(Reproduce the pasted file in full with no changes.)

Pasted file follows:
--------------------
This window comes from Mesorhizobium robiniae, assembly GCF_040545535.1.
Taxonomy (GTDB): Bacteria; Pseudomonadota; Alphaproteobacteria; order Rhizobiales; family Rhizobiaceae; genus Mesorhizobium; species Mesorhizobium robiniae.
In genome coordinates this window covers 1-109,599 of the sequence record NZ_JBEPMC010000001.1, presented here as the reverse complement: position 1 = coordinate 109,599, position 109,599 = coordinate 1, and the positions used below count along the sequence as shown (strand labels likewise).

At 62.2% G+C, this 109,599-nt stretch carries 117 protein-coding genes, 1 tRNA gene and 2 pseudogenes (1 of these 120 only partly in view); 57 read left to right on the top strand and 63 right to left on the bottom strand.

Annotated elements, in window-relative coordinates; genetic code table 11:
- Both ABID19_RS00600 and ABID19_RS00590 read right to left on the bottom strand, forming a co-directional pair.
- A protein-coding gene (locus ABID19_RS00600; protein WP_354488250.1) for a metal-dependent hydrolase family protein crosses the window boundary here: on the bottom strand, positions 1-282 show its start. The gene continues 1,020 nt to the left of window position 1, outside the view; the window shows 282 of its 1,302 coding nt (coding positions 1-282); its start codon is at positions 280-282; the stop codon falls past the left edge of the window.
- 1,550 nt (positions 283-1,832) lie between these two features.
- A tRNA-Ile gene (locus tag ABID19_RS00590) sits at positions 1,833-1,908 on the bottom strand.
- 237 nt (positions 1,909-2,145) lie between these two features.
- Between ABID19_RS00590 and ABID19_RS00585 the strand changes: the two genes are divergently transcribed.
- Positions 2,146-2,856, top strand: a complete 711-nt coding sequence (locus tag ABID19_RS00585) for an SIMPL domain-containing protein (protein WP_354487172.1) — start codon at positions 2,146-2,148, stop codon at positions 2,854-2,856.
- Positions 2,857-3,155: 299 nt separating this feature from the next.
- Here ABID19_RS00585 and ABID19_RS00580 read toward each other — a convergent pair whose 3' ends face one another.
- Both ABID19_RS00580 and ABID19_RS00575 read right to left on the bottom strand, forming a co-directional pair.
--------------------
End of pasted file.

This window comes from Mesorhizobium robiniae, assembly GCF_040545535.1.
Taxonomy (GTDB): Bacteria; Pseudomonadota; Alphaproteobacteria; order Rhizobiales; family Rhizobiaceae; genus Mesorhizobium; species Mesorhizobium robiniae.
In genome coordinates this window covers 1-109,599 of the sequence record NZ_JBEPMC010000001.1, presented here as the reverse complement: position 1 = coordinate 109,599, position 109,599 = coordinate 1, and the positions used below count along the sequence as shown (strand labels likewise).

At 62.2% G+C, this 109,599-nt stretch carries 117 protein-coding genes, 1 tRNA gene and 2 pseudogenes (1 of these 120 only partly in view); 57 read left to right on the top strand and 63 right to left on the bottom strand.

Annotated elements, in window-relative coordinates; genetic code table 11:
- Both ABID19_RS00600 and ABID19_RS00590 read right to left on the bottom strand, forming a co-directional pair.
- A protein-coding gene (locus ABID19_RS00600; protein WP_354488250.1) for a metal-dependent hydrolase family protein crosses the window boundary here: on the bottom strand, positions 1-282 show its start. The gene continues 1,020 nt to the left of window position 1, outside the view; the window shows 282 of its 1,302 coding nt (coding positions 1-282); its start codon is at positions 280-282; the stop codon falls past the left edge of the window.
- 1,550 nt (positions 283-1,832) lie between these two features.
- A tRNA-Ile gene (locus tag ABID19_RS00590) sits at positions 1,833-1,908 on the bottom strand.
- 237 nt (positions 1,909-2,145) lie between these two features.
- Between ABID19_RS00590 and ABID19_RS00585 the strand changes: the two genes are divergently transcribed.
- Positions 2,146-2,856, top strand: a complete 711-nt coding sequence (locus tag ABID19_RS00585) for an SIMPL domain-containing protein (protein WP_354487172.1) — start codon at positions 2,146-2,148, stop codon at positions 2,854-2,856.
- Positions 2,857-3,155: 299 nt separating this feature from the next.
- Here ABID19_RS00585 and ABID19_RS00580 read toward each other — a convergent pair whose 3' ends face one another.
- Both ABID19_RS00580 and ABID19_RS00575 read right to left on the bottom strand, forming a co-directional pair.